— GUEST COMMENTARY:
It was 1946, the first my three years as a seasonal lifeguard. I stepped out of the dressing room anticipating another great day guarding at the La Jolla Cove.
Next, I checked out the conditions. Surf was up, breaking over the reef. Only a few people swimming close to shore. Probably big sets breaking at “Boomer Beach,” 100 yards south of The Cove. “After work I’ll go body surfin’ there,” I thought.
“Junior!” I heard. That was not my name. Just because I was the youngest guard they didn’t have to rub it in. “Junior! There’s somebody in trouble at Boomer. Check it out.”
Grabbing the metal can and clipping the web belt around my waist, I took off up the stairs and across the grass to the bluff overlooking Boomer Beach. Outside of the big surf was a guy waving but looking OK, not panicking or thrashing about. Getting out to him would not have been a problem at Boomer because a strong rip current always swept seaward taking you out beyond the surf. Body surfers always used it.
As I swam out with the current I thought, “What should I do after I get to the guy? I can’t come in against the rip current. And the big surf at Boomer is really rough if you get into the break and the churning white water. I guess going around the point is a long swim but it will be safe. And, probably, my fellow life guards will come around the point on the Rescue paddle board. Yeah. Sure they will.”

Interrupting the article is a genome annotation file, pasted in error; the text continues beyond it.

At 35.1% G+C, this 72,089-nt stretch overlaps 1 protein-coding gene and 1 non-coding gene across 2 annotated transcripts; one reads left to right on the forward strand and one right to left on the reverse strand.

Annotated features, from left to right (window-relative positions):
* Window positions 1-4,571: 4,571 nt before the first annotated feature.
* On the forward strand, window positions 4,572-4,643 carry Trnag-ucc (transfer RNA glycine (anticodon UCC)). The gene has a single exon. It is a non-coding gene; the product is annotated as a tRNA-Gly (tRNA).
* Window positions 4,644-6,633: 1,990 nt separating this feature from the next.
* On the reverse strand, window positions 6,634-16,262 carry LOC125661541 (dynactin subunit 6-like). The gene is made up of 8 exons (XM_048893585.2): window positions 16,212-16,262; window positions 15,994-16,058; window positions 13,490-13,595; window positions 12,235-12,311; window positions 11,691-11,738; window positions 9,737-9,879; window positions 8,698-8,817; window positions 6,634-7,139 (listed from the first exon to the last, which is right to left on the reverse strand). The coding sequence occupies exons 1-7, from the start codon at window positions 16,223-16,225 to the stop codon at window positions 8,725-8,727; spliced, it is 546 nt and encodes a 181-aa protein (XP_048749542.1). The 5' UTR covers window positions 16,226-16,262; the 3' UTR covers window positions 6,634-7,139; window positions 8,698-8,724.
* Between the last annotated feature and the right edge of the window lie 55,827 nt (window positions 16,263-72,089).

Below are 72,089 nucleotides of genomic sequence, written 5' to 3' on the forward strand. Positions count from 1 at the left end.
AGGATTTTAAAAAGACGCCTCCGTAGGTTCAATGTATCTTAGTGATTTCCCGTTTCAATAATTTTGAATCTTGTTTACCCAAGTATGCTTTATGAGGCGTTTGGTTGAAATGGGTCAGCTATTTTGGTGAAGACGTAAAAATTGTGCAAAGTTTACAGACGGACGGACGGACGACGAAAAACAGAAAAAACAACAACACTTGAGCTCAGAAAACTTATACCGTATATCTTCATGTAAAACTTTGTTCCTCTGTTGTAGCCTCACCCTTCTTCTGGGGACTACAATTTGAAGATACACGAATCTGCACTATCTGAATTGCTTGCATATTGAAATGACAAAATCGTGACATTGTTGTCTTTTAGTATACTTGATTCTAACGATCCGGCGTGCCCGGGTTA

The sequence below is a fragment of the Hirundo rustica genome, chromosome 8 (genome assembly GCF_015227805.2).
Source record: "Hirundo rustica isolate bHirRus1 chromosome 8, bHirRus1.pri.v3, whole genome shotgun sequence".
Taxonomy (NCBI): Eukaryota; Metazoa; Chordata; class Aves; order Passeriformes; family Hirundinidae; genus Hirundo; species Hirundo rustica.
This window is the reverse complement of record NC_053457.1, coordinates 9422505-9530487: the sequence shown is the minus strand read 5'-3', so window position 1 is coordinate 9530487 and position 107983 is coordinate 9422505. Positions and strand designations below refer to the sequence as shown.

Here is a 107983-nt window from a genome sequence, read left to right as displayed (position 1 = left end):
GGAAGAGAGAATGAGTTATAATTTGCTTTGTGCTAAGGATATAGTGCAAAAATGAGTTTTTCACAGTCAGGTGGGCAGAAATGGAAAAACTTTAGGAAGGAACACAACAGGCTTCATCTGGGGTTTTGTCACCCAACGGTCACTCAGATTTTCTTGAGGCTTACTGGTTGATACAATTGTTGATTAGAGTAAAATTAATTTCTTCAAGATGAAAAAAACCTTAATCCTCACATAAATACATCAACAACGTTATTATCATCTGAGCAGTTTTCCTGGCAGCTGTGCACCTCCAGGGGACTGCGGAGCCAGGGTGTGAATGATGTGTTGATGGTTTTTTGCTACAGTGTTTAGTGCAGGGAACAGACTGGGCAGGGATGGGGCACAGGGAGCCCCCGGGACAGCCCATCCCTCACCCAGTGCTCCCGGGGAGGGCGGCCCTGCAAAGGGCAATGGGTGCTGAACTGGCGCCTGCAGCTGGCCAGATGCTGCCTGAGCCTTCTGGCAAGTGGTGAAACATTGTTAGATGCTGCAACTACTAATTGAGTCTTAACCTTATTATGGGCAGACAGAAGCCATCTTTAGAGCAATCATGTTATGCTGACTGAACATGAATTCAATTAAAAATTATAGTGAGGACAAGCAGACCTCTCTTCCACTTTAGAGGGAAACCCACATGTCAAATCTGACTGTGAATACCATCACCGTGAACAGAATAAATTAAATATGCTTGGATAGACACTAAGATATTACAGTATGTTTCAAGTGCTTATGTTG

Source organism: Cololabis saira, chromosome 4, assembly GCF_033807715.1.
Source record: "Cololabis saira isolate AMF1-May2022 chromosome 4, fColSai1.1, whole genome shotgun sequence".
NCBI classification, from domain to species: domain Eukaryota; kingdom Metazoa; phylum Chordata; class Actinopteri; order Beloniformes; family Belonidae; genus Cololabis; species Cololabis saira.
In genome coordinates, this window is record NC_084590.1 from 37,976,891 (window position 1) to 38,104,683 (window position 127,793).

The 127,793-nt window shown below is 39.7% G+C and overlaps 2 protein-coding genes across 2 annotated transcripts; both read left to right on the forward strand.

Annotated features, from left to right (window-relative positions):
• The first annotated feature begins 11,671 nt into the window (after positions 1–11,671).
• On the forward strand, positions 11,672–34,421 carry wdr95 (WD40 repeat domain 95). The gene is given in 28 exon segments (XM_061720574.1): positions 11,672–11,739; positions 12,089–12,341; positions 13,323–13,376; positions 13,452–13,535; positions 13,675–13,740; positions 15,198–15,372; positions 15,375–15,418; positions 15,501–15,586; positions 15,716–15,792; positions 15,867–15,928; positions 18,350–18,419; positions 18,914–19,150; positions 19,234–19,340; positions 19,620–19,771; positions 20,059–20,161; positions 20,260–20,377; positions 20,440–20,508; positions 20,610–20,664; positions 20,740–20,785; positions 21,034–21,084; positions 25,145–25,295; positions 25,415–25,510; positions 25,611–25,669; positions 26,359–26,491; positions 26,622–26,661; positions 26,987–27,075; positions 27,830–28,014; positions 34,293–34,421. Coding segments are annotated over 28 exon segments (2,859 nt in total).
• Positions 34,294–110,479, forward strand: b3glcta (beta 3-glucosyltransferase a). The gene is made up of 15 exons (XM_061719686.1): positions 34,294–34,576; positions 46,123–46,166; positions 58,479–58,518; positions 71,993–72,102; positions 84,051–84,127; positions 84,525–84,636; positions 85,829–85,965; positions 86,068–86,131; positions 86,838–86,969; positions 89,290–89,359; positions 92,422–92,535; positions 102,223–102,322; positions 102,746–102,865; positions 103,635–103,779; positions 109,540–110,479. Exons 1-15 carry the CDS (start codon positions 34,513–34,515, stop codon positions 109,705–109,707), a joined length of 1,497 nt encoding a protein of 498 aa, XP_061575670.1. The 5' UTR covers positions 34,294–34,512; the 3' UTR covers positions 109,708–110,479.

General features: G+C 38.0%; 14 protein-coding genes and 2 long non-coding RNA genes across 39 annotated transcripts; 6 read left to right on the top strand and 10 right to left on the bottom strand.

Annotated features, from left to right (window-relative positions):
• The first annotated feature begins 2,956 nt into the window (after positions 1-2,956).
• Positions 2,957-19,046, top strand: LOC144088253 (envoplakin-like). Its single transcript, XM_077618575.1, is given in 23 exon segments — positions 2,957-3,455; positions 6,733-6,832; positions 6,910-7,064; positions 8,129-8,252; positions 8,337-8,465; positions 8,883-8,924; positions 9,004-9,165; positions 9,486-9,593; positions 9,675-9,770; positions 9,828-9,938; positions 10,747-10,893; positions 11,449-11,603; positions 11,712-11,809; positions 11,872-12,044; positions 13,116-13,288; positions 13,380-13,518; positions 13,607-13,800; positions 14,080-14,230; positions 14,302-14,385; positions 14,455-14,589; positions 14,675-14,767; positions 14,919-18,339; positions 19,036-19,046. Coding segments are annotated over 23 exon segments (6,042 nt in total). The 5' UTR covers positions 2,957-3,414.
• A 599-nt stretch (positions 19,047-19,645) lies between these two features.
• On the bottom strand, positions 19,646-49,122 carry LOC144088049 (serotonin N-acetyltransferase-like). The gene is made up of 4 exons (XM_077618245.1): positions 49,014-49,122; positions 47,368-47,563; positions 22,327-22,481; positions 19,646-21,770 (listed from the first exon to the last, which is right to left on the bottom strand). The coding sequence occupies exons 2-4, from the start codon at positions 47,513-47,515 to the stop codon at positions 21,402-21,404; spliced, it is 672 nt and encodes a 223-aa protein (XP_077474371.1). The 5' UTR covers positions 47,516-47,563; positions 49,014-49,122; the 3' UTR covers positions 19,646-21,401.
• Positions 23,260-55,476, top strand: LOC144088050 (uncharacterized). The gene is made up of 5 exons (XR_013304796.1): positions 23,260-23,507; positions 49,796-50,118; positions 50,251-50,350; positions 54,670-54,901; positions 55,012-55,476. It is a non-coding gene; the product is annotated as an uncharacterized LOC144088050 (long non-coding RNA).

As I swam up to the young man he looked worried but not scared. I asked, “How are you doin’?” He replied, “OK, I guess. I just don’t know how to get to shore.” I told him, “Here’s what we’ll do. You hang on to this can. I’ll pull you around the point to the Cove. Jerk on the line a couple of times if you need me.”
Off we went. Stroke after stroke. Only about a quarter of a mile to go, making progress. I looked back and he seemed fine. Then, Oops! A jerk on the line. Swiftly I swam back to check on him. That’s when he said to me, “You look really tired. Shall I pull you for a while?”
Was that a joke? Was he making fun of me? Maybe he was scared and confused. Was I exhausted and didn’t realize it? What could I do next? Thoughts piled one on the other. I must stay calm, decide what to do. Take action. Then an idea popped into my head and took over my rational thinking.
“Let Boomer take us straight to shore!”
What was I thinking? Was that dumb, desperate, determined? Whatever. It was a decision. Just do it!
Looking him straight in the eye I told him firmly, “We’re goin’ in. Hold the can tightly to your chest. Don’t let it get pulled away!” I swam behind him, wrapped my arms around him, and squeezed us tightly together. Then taking a few deep breaths I moved us into the surf break knowing the waves would push us to shore.
Like dirty clothes in a washing machine the waves churned us around, up and down, back and forth. As each wave swept over us we held our breaths until we popped up as the buoyant can lifted us to clear air in time to grab a breath and see another wall of white water charging towards us. Wave after wave tumbled us to shore.
As my feet met the sand I helped the bedraggled guy ashore where he flopped down gasping for breath. Then, looking down at him I calmly said, “You really should check with the lifeguards before swimming in unfamiliar places.”
As I climbed the bluff to return to the Cove a crowd had gathered and was clapping. I smiled and gave them a thumbs up salute.
Going down the steps to the Cove, I said to myself, “Junior, ha! Where the Hell were those senior lifeguards?”